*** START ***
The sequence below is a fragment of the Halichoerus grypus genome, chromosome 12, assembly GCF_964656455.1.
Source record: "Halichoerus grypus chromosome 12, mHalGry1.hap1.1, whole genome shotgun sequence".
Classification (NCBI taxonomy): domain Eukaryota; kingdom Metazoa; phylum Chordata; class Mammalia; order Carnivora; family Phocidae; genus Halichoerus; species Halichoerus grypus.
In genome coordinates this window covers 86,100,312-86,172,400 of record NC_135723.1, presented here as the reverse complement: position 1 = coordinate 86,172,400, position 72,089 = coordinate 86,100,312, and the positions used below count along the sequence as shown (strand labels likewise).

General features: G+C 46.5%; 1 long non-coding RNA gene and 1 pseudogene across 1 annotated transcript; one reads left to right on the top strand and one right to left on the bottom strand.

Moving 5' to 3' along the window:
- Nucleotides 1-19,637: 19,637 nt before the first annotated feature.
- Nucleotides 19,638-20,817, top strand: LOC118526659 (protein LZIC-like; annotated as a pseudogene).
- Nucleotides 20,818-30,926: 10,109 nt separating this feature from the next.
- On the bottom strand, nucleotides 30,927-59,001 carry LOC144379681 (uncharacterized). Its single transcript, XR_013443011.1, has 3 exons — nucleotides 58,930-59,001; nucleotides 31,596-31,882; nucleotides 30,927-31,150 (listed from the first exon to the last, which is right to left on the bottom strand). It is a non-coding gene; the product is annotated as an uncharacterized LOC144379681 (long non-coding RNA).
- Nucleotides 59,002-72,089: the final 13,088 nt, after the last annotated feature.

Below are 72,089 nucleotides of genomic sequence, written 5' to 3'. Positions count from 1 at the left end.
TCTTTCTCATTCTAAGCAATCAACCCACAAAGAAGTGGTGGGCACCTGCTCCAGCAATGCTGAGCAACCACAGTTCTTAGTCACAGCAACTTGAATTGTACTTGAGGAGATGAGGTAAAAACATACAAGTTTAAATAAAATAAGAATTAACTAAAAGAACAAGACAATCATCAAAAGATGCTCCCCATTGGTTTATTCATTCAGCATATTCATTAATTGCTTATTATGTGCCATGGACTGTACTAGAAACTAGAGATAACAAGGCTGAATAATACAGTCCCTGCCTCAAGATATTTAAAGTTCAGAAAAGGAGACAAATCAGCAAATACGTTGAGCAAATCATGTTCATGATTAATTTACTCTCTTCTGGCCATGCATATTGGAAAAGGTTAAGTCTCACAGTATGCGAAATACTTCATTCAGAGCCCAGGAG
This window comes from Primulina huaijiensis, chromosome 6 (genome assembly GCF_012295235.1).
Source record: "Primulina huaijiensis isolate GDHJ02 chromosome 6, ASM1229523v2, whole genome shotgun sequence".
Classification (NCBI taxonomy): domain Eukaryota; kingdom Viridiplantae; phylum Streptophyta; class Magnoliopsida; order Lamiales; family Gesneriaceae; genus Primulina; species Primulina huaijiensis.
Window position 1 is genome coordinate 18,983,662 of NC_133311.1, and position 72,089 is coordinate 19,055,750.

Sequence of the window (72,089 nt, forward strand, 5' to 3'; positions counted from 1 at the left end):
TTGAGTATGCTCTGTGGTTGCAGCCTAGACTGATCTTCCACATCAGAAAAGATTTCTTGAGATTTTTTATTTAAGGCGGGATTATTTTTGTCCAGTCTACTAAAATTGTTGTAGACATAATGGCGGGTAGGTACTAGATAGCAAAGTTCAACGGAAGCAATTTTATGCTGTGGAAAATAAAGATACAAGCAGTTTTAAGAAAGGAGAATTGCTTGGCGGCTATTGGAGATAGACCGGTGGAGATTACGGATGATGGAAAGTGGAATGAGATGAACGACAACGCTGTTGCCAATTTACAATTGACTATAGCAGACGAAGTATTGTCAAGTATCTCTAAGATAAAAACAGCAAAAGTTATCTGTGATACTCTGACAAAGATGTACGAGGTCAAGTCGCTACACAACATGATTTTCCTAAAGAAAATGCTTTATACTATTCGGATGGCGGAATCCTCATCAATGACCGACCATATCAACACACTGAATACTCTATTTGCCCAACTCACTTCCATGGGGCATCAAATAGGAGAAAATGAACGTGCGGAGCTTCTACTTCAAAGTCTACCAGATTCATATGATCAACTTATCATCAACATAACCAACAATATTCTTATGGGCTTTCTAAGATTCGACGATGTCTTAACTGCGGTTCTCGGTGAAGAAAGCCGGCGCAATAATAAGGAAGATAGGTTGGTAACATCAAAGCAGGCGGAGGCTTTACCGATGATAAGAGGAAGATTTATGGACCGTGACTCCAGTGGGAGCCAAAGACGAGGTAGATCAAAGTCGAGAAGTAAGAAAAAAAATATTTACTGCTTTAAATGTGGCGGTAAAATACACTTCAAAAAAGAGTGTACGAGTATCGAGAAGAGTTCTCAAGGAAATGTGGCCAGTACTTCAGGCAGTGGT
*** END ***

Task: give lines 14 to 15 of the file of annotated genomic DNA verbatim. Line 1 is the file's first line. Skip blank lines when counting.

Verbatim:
This window comes from Primulina huaijiensis, chromosome 6 (genome assembly GCF_012295235.1).
Source record: "Primulina huaijiensis isolate GDHJ02 chromosome 6, ASM1229523v2, whole genome shotgun sequence".